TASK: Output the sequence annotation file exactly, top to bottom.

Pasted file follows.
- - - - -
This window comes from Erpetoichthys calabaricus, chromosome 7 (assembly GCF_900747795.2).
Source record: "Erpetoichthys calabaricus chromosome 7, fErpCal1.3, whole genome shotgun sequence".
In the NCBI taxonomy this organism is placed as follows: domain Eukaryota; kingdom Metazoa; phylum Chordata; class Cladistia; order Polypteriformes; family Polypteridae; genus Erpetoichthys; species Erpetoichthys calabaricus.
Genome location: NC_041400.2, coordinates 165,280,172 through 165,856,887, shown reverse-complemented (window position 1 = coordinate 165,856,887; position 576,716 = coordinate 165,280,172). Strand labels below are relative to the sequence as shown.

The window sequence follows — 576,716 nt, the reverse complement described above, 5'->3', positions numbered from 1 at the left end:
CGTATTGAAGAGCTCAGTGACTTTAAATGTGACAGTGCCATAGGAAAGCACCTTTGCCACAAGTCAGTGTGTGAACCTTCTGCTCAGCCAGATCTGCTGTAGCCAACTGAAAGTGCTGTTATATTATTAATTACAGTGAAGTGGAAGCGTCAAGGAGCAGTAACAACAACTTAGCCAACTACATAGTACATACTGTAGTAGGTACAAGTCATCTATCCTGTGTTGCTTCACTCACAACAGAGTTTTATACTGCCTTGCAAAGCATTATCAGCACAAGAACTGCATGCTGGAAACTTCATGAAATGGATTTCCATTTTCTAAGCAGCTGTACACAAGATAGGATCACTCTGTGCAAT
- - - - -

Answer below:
This window comes from Erpetoichthys calabaricus, chromosome 7 (assembly GCF_900747795.2).
Source record: "Erpetoichthys calabaricus chromosome 7, fErpCal1.3, whole genome shotgun sequence".
In the NCBI taxonomy this organism is placed as follows: domain Eukaryota; kingdom Metazoa; phylum Chordata; class Cladistia; order Polypteriformes; family Polypteridae; genus Erpetoichthys; species Erpetoichthys calabaricus.
Genome location: NC_041400.2, coordinates 165,280,172 through 165,856,887, shown reverse-complemented (window position 1 = coordinate 165,856,887; position 576,716 = coordinate 165,280,172). Strand labels below are relative to the sequence as shown.

The window sequence follows — 576,716 nt, the reverse complement described above, 5'->3', positions numbered from 1 at the left end:
CGTATTGAAGAGCTCAGTGACTTTAAATGTGACAGTGCCATAGGAAAGCACCTTTGCCACAAGTCAGTGTGTGAACCTTCTGCTCAGCCAGATCTGCTGTAGCCAACTGAAAGTGCTGTTATATTATTAATTACAGTGAAGTGGAAGCGTCAAGGAGCAGTAACAACAACTTAGCCAACTACATAGTACATACTGTAGTAGGTACAAGTCATCTATCCTGTGTTGCTTCACTCACAACAGAGTTTTATACTGCCTTGCAAAGCATTATCAGCACAAGAACTGCATGCTGGAAACTTCATGAAATGGATTTCCATTTTCTAAGCAGCTGTACACAAGATAGGATCACTCTGTGCAAT